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Seattle Builds ‘Earthquake-Proof’ Bridge

Wednesday, November 23, 2016

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A bridge being built in Seattle will be the first large-scale application of a new set of structural materials that will be “earthquake-proof,” bending and flexing in the event of a quake, then returning to form, so it remains usable.

The bridge, part of the massive SR99 project (which also includes the 9,270-foot-long tunnel being bored by “Big Bertha”), will utilize rebar made of a nickel-titanium shape-memory alloy that returns to its original form after being stressed. This rebar will be used in the top five feet of the columns holding up the deck.

Seattle bridge off-ramp under construction
Bridge images: WSDOT, CC BY-NC-ND 2.0, via Flickr

The new SR99 off-ramp bridge will utilize rebar made of a nickel-titanium shape-memory alloy that returns to its original form after being stressed.

The concrete used in the same section of the bridge will be made from a low-crack concrete made with polyvinyl fibers in the mix.

Decades of Research

The engineered composite that should allow the bridge to make it through a quake unscathed is a product of the research of Dr. Saiid Saiidi, of the University of Nevada, Reno, where, for more than 30 years, the Center for Civil Engineering Earthquake Research has been developing materials and plans to help structures survive seismic activity.

Saiid Saiidi
University of Nevada, Reno

The engineered composite is a product of the research of Dr. Saiid Saiidi, of the University of Nevada, Reno.

Saiidi was the founder of the American Concrete Institute’s Committee on Earthquake Resistant Concrete Bridges, and is a fellow of the ACI and the American Society of Civil Engineers. The Seattle SR99 bridge is the first major real-world example of this particular development in practice.

While many shape-memory alloys stretch and return to form with heating, the nickel-titanium alloy is “superelastic,” stretching and rebounding on its own. According to engineers from Saiidi’s lab at the University of Nevada, its elasticity is 10 to 30 times that of steel. 

According to Seattle TV news station KING-5, a 5-foot bar of the nickel-titanium alloy can stretch 5 or 6 inches and then return to its original form. “With this bar, it bends out, then comes back,” Saiidi told the station. Similar spans tested in the lab were able to bounce back from the equivalent of a 7.5-magnitude earthquake successfully.

Preventing Damage, Collapse

Earthquake engineering of bridges took center stage in the U.S. after 1989’s Loma Prieta earthquake, in which portions of San Francisco’s Bay Bridge fell in, and one motorist was killed. Traditional earthquake engineering in the past has largely sought to limit damage and prevent complete collapse of structures, but failures still require a great deal of rebuilding, and limit travel and emergency response in the immediate aftermath of a quake.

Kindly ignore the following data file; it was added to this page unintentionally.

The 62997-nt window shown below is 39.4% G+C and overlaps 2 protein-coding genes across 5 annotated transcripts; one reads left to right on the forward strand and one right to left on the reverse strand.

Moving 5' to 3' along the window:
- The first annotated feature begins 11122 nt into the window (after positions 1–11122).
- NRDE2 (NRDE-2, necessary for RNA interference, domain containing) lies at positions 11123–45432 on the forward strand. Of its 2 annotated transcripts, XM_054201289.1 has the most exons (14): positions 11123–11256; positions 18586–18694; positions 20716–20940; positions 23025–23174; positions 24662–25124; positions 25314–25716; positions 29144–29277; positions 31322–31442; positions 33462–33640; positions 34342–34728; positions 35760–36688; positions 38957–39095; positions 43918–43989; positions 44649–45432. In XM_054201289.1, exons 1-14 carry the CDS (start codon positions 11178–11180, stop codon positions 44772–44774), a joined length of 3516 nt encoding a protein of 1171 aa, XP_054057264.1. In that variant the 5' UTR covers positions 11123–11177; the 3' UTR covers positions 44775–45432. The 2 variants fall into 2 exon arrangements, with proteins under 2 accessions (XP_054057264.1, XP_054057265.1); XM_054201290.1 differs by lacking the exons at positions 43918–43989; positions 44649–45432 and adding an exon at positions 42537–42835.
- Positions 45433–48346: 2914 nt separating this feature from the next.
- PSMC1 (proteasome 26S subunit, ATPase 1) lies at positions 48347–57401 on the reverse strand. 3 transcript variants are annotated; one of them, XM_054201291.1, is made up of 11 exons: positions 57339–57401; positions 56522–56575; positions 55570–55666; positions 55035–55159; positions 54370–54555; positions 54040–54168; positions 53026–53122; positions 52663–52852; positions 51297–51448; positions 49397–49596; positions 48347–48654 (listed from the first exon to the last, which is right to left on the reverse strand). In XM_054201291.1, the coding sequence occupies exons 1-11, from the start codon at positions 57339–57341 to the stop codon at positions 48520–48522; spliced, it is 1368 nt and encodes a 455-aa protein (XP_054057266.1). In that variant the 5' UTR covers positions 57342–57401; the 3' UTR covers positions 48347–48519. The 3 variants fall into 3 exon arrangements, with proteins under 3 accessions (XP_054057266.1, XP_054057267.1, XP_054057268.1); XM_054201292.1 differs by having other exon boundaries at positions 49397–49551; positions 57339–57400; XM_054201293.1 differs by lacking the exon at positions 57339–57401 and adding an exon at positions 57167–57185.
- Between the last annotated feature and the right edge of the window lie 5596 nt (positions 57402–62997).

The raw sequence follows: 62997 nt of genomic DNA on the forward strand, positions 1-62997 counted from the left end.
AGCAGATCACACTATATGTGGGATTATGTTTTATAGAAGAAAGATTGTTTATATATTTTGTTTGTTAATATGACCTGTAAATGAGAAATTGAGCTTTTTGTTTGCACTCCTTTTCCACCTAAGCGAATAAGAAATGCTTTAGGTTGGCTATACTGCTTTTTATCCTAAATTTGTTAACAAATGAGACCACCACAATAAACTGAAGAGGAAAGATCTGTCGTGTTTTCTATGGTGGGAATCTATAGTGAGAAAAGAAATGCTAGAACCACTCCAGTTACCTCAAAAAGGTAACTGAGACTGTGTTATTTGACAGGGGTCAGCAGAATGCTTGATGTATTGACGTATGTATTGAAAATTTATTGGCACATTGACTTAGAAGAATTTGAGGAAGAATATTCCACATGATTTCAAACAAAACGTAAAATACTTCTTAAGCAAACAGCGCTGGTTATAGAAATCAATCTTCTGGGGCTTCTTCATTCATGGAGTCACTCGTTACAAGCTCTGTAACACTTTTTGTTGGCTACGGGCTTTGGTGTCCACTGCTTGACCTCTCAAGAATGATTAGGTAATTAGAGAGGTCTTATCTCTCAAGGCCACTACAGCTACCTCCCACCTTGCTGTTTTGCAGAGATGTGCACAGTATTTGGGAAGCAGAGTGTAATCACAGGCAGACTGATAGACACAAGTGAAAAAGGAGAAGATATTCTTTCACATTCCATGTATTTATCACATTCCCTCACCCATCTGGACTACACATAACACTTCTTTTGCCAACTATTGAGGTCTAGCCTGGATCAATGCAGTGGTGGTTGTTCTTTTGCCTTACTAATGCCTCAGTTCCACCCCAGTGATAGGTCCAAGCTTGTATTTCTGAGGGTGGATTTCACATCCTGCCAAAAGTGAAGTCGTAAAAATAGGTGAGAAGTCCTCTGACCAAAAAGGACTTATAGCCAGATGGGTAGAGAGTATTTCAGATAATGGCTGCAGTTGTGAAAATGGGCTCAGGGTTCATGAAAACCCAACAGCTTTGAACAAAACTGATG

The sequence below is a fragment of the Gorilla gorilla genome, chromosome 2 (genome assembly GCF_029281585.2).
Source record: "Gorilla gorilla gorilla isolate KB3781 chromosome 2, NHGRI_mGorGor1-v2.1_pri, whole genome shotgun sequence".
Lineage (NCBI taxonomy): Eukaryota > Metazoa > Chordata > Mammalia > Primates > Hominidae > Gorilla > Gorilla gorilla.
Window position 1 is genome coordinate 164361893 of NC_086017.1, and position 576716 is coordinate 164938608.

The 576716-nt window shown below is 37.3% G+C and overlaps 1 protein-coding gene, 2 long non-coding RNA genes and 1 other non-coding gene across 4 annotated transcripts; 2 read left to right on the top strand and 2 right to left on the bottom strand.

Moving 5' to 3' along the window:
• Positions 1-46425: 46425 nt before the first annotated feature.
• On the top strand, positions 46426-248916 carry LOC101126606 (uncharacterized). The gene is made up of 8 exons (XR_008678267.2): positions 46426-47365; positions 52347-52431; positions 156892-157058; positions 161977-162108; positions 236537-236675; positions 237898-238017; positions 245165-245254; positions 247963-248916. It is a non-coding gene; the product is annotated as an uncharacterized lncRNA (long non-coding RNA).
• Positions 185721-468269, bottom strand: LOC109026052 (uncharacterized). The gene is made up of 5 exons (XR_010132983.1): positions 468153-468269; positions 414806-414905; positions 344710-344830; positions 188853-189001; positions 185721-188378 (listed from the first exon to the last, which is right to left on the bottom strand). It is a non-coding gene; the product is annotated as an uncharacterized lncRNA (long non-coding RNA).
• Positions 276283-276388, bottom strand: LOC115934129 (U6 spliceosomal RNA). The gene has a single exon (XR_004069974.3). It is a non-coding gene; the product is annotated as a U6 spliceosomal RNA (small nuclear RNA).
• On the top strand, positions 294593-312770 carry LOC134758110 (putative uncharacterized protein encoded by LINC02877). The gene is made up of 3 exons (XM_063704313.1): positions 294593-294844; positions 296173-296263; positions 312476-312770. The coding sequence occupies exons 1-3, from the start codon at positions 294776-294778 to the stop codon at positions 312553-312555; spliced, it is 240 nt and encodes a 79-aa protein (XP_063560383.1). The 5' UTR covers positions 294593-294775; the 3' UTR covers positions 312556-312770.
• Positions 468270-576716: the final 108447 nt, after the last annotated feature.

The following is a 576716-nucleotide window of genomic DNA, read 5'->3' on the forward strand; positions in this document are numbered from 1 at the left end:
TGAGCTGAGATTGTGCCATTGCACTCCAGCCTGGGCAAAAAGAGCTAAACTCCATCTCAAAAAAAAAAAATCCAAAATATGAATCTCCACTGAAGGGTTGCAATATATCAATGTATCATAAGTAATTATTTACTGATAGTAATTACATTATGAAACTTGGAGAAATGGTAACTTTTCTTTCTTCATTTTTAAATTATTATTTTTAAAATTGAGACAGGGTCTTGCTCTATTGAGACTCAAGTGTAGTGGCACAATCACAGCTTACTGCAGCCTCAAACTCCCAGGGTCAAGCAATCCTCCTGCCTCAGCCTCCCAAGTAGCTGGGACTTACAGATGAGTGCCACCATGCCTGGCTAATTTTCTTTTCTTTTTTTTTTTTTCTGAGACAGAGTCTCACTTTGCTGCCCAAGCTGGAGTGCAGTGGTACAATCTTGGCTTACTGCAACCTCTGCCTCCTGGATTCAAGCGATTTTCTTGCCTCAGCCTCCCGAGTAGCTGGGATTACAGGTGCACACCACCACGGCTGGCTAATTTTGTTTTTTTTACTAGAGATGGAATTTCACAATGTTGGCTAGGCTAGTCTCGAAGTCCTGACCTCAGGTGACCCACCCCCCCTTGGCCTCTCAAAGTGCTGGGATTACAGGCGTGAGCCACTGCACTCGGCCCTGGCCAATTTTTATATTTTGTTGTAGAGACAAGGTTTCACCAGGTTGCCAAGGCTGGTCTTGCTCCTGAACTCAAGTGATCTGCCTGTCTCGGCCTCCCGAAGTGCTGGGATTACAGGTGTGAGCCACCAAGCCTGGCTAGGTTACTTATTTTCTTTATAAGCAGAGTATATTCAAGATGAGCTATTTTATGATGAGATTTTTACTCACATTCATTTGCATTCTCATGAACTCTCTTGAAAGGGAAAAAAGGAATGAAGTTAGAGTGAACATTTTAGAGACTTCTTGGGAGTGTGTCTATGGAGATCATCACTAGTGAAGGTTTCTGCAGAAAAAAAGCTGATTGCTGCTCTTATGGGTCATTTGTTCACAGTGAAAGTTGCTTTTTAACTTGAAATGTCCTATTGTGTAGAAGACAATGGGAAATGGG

The idea behind the new Seattle bridge is that the span will quickly return to form, be subject to a post-quake inspection, then will immediately be returned to service, allowing emergency responders to use it during post-quake deployment.

SR99 offramp bridge under construction

The earthquake-proof bridge will support the northbound off-ramp from SR99, taking motorists from the highway toward downtown Seattle and the city's sports stadiums.

“The place can function. We don’t have to shut down traffic, we don’t have to have detours, traffic congestion,” Saiidi told KING-5.

Because the structure is the first of its kind, it will be subject to close scrutiny by officials, who will monitor the concrete to ensure it stands up to weathering as expected.

About the SR99 Project

The location of the SR99 project, known as the Alaskan Way Viaduct Replacement, is in an area that’s vulnerable to seismic activity; the replacement project began because of damage from the 2001 Nisqually quake, a 6.8-magnitude temblor with its epicenter near Olympia. That was the most recent major quake in the area.

The earthquake-proof bridge will support the northbound off-ramp from SR99, taking motorists from the highway toward downtown Seattle and the city's sports stadiums.

The project includes the boring of the lengthy tunnel by the “Big Bertha” borer, which has faced significant delays since starting its mission in 2013. As of Tuesday (Nov. 22), Big Bertha was 5,774 into the 9,270-foot dig. That means the borer is at the deepest point of the dig, about 265 feet below the surface.

The dig is scheduled to be complete in June 2017.

   

Tagged categories: American Concrete Institute; Asia Pacific; Bridges; Colleges and Universities; concrete; EMEA (Europe, Middle East and Africa); Engineers; Infrastructure; Latin America; North America; Program/Project Management; Research; Roads/Highways

Comment from John Fauth, (11/23/2016, 8:37 AM)

How closely related are "earthquake proof" and "unsinkable"?


Comment from M. Halliwell, (11/23/2016, 11:19 AM)

John, I couldn't agree more... it is more accurate to call this one "earthquake resistant", assuming everything works as designed, not "earthquake proof". It's like stainless steel (no, it doesn't mean it won't stain or rust, it just does it less) or a bullet proof vest (which are rated to prevent penetration by a projectile to a certain level of energy...I've seen what a .30-30 will do to a "bullet proof" vest made to stop pistol bullets). Still, nice to see innovations like this being integrated into new construction...hopefully it does mean better survivability and access in the event of an earthquake.


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